It was worth the price of admission just to watch Kaline pregame practicing his throws from the RF corner to 3rdbase. Different game back then.

I have said it before, the OF is a huge problem. Hunter career is nearing the end. Davis cant field ( he is a Berry that makes contact against LHP). The OF is again Jackson forced to cover for the rest.

Rajai’s arm is not the best, but what he brings to the lineup more than compensates. I love him in the starting lineup. He has made some very good plays anld some poor ones, but he got on base last night and no one could knock him in. There were spots where someone could have bunted, but they didn’t try.

” Despite the struggles, he has drawn six walks in 47 plate appearances. His batting average on balls put in play (BABIP) stood at .400.” – I thought the .400 was a typo, as it seemed counter to the point I perceived was being made. El T is right, .400 BABIP means he isn’t coming around but simply getting lucky.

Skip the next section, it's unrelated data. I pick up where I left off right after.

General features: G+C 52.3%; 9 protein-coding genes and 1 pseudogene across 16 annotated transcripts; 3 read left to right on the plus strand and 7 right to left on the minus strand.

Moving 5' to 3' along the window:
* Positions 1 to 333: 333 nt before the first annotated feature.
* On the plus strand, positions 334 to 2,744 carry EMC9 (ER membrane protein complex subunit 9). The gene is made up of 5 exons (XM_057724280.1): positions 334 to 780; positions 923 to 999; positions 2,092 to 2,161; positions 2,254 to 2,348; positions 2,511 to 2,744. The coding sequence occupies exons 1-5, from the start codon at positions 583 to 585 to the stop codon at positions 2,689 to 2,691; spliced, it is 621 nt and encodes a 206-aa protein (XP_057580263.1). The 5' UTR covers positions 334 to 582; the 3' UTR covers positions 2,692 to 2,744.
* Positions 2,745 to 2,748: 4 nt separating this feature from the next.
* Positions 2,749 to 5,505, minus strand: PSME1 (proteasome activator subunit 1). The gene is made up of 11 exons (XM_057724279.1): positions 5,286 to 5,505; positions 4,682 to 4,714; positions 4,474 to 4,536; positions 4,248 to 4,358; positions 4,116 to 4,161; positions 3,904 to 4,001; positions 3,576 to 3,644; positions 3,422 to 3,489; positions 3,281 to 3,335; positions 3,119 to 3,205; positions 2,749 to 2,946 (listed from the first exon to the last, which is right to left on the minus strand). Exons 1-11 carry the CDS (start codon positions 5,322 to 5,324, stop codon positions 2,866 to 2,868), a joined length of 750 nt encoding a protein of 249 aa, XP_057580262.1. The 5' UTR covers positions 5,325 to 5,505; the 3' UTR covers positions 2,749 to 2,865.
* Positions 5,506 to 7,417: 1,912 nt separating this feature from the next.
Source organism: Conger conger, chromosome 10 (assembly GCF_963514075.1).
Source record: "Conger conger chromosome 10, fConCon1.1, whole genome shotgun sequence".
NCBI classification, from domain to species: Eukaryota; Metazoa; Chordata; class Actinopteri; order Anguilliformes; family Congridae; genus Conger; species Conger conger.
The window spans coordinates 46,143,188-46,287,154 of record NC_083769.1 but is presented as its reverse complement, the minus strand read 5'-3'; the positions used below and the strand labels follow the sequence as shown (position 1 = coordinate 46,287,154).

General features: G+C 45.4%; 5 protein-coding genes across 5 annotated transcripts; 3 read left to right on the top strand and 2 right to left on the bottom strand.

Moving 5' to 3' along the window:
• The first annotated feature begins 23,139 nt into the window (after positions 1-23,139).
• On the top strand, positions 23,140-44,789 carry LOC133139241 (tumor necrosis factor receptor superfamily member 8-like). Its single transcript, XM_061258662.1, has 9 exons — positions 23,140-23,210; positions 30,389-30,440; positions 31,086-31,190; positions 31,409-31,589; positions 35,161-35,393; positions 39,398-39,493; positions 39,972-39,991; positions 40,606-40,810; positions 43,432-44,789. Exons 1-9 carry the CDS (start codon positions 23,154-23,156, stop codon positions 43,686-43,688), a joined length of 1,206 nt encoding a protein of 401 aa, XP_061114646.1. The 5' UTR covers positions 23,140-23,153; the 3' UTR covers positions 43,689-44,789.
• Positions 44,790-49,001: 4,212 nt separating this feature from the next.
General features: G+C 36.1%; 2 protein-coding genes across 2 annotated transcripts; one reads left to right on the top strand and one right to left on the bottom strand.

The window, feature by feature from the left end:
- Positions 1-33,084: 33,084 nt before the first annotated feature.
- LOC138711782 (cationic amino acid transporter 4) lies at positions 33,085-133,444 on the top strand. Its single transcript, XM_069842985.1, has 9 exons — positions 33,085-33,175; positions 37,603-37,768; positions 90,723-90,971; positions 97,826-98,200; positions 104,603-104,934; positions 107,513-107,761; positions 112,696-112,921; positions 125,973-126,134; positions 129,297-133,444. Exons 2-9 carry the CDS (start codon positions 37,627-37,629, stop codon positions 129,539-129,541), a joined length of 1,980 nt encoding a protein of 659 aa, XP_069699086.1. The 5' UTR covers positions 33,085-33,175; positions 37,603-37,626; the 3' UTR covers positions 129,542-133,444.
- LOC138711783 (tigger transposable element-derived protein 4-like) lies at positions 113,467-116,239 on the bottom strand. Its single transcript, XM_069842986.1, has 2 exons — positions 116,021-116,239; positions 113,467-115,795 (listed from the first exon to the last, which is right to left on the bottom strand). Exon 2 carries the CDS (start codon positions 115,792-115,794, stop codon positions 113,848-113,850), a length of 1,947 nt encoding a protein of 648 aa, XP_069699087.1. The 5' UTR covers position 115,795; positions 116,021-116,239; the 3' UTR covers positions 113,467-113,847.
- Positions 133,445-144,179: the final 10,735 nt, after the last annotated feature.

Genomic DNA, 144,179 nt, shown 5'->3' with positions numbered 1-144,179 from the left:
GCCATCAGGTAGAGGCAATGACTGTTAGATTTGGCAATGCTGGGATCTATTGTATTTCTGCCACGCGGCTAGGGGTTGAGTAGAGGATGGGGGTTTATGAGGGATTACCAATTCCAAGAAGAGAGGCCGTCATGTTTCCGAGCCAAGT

With that said, even a guy who is slow on the base paths, isn’t playing good defense and only contributes when he is getting lucky….is still 1 man. But if Alex truly is the reason for our pitching dominance, then he is contributing against all 9 of the opposing batters.

It seems to me that Alex is swinging from his waist up. Don’t you think he should step into the pitch and use his legs? I also think Miggy is not fully recovered yet. Maybe physicaly yes. But after a opperation like that it can work on your mind.